The Voyage Out
"That's the tragedy of life--as I always say!" said Mrs. Dalloway. "Beginning things and
having to end them. Still, I'm not going to let _this_ end, if you're willing." It was the
morning, the sea was calm, and the ship once again was anchored not far from another
She was dressed in her long fur cloak, with the veils wound around her head, and once
more the rich boxes stood on top of each other so that the scene of a few days back
seemed to be repeated.
"D'you suppose we shall ever meet in London?" said Ridley ironically. "You'll have
forgotten all about me by the time you step out there."
He pointed to the shore of the little bay, where they could now see the separate trees with
"How horrid you are!" she laughed. "Rachel's coming to see me anyhow--the instant you
get back," she said, pressing Rachel's arm. "Now--you've no excuse!"
With a silver pencil she wrote her name and address on the flyleaf of _Persuasion_, and
gave the book to Rachel. Sailors were shouldering the luggage, and people were
beginning to congregate. There were Captain Cobbold, Mr. Grice, Willoughby, Helen,
and an obscure grateful man in a blue jersey.
"Oh, it's time," said Clarissa. "Well, good-bye. I _do_ like you," she murmured as she
kissed Rachel. People in the way made it unnecessary for Richard to shake Rachel by the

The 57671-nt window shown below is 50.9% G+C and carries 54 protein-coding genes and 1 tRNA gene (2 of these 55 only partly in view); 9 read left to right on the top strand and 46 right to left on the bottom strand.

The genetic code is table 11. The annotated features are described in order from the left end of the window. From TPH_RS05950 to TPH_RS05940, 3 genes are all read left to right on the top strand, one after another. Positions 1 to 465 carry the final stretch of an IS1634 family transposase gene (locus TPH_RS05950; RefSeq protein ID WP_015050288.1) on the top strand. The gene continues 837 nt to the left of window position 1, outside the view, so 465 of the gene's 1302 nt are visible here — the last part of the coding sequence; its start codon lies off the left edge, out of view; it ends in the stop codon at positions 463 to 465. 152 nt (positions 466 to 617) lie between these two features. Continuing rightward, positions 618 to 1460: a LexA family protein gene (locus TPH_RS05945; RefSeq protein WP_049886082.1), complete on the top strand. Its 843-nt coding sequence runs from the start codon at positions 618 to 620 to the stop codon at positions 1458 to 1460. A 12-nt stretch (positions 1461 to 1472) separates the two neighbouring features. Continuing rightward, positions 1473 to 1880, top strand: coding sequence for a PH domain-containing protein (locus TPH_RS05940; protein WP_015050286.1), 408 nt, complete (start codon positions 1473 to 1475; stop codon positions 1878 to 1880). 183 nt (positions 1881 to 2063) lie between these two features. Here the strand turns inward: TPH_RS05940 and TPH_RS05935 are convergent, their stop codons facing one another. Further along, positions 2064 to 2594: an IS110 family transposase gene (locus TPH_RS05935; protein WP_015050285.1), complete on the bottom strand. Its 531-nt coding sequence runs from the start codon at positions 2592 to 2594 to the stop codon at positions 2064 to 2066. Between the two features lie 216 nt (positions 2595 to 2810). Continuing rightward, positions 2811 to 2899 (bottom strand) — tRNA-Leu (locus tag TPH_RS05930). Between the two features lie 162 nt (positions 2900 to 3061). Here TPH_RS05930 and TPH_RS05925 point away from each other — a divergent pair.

hand; he managed to look at her very stiffly for a second before he followed his wife
down the ship's side.
The boat separating from the vessel made off towards the land, and for some minutes
Helen, Ridley, and Rachel leant over the rail, watching. Once Mrs. Dalloway turned and
waved; but the boat steadily grew smaller and smaller until it ceased to rise and fall, and
nothing could be seen save two resolute backs.
"Well, that's over," said Ridley after a long silence. "We shall never see _them_ again,"
he added, turning to go to his books. A feeling of emptiness and melancholy came over
them; they knew in their hearts that it was over, and that they had parted for ever, and the
knowledge filled them with far greater depression than the length of their acquaintance
seemed to justify. Even as the boat pulled away they could feel other sights and sounds
beginning to take the place of the Dalloways, and the feeling was so unpleasant that they
tried to resist it. For so, too, would they be forgotten.